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Electrical Safety at Home

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BY Samuetta Drew

Electrical Home Safety is a topic we will review this week.

The Consumer Safety Product Commission (CSPC) has declared February as National Electrical Safety Month “to bring awareness to the dangers of electrical accidents in the home and to encourage homeowners to take greater precautions in this area”. It has been reported that U.S. fire departments have responded to approximately 47, 820 reported home structure fires involving electrical failures or malfunction between 2007 and 2011 resulting in 1,518 injuries, 47,820 deaths and $1.5 billion in property damages.

Yes, electricity has been a marvelous invention. It has positively impacted are lives in ways we now take for granted. It is has made our lives much easier and convenient but, we must be aware of its potential dangers when not used properly. Unfortunately, we all can recall a story about a young child being shocked by putting a metal object in an electrical outlet or someone who plugged in a lamp with faulty wiring only to receive an electrical jolt. Therefore, there are some safe guards we need to practice in our homes daily.

Let’s begin with the importance of a) replacing or repairing damaged or loose electrical cords, and b) not running extension cords across doorways or underneath carpet. You should consider having additional circuits or outlets added by a licensed electrician to prevent from having to use extension cords.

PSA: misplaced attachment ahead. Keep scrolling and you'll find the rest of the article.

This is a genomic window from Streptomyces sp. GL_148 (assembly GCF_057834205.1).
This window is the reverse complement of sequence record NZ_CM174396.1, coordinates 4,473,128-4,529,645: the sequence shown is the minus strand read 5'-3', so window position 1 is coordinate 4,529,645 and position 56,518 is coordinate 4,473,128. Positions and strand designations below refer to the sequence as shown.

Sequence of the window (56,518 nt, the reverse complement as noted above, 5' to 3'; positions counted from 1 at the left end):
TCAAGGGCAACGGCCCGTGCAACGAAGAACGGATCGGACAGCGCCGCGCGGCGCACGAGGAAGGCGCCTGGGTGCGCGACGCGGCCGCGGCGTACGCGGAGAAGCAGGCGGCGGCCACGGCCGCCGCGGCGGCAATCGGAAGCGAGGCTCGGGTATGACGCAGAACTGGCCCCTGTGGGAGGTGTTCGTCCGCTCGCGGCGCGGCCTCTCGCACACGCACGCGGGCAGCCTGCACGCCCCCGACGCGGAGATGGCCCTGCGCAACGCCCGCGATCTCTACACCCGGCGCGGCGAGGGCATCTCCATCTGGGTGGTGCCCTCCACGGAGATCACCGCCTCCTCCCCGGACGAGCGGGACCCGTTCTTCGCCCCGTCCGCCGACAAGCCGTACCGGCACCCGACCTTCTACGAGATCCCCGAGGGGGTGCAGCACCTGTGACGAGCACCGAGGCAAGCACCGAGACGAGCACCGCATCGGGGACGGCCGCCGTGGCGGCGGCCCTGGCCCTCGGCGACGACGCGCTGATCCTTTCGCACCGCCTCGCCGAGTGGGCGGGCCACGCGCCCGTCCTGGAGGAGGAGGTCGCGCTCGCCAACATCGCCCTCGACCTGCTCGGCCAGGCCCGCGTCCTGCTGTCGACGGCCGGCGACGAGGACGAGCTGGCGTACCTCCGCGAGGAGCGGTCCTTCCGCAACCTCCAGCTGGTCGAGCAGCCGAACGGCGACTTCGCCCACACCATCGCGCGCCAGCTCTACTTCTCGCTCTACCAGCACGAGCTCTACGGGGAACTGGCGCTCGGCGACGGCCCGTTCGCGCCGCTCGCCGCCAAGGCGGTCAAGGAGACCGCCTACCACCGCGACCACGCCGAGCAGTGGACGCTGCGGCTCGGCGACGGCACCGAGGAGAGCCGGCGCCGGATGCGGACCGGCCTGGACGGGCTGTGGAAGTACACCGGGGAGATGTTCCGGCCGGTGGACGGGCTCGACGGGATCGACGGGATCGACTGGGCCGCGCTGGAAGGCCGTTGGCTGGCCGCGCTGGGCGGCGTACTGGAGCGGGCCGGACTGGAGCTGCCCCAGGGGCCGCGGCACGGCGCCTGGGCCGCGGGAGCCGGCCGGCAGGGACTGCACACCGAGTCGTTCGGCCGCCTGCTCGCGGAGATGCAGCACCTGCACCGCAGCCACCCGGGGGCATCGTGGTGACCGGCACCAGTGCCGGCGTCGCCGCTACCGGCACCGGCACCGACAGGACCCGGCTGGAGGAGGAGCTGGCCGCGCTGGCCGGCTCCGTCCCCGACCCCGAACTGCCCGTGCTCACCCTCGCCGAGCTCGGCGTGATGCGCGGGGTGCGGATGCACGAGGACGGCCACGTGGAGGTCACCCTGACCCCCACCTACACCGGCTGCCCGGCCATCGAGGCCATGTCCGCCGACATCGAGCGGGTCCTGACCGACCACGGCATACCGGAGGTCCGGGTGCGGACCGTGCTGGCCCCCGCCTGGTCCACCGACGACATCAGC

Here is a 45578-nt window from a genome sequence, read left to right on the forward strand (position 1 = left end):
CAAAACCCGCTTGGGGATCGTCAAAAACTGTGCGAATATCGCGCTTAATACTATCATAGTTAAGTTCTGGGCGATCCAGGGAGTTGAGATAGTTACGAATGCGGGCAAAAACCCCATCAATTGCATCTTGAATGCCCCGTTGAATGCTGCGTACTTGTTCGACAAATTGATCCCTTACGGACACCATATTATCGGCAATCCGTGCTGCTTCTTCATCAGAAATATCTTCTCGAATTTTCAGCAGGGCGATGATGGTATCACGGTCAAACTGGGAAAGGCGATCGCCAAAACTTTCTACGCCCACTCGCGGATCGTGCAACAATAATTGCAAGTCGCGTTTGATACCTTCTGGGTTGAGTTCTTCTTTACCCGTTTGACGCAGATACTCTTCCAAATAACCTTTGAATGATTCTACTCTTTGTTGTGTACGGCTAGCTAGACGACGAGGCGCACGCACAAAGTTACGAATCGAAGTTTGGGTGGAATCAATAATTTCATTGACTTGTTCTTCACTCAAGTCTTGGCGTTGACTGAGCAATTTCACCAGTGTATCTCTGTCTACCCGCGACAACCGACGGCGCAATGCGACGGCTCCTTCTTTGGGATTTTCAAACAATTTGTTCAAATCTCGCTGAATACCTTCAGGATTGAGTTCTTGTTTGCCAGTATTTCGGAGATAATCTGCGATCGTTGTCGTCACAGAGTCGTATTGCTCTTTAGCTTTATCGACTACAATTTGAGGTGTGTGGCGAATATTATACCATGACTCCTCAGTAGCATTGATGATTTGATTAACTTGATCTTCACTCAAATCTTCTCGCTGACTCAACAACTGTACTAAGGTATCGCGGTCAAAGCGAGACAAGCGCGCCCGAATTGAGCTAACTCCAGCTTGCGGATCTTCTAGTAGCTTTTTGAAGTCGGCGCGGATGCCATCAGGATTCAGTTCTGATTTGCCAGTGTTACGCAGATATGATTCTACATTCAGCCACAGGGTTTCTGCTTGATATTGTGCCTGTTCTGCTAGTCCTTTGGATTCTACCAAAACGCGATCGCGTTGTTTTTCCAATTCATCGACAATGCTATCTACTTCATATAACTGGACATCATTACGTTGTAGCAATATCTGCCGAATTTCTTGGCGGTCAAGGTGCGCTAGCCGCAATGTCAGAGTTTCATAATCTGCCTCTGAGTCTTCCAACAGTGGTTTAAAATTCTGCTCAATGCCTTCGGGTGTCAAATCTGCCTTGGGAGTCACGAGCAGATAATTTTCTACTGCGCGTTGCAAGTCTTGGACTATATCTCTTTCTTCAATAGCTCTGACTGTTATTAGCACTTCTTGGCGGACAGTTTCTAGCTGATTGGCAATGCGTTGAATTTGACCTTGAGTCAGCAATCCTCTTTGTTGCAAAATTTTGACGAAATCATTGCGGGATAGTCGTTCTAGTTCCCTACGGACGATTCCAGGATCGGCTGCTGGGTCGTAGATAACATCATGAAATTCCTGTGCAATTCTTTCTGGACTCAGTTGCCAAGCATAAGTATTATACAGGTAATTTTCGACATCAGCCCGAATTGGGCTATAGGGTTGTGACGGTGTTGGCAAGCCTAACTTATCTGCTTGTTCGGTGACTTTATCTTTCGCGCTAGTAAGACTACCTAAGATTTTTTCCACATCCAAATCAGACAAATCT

It is important that you not overload your outlets. Plug only one high-wattage appliance into a receptacle outlet. Follow the manufacturer’s instruction when plugging an appliance into a receptacle outlet. Cover all exposed receptacle outlets with tamper-resistant (TR) receptacles if you have infants, very young children or low performance special needs individuals in your home. Avoid allowing young children from plugging and unplugging small appliances. 

Make sure your home has ground fault circuit interrupters (GFCIs) in your kitchen, bathroom(s), laundry, basement or outdoor areas. Installation of these circuit breakers allows harmful current flowing from an outlet to be detected and stopped before an injury can occur.

If outlets or switches feel warm, frequent problems with blowing fuses or tripping circuits, or flickering or dimming lights, call a licensed electrician. This could be an indicator of a serious problem.

Other common precautions are placing all lamps on a level surface. Only use the manufacturer’s recommended bulb wattage in your lamps as well as in your ceiling lights and outdoor lights. Avoid using hair dryers near your bathtub or sink.

Even though electricity is one of man’s greatest inventions, it is important for us to Keep an Eye on Safety as we use it and its buy products responsibly.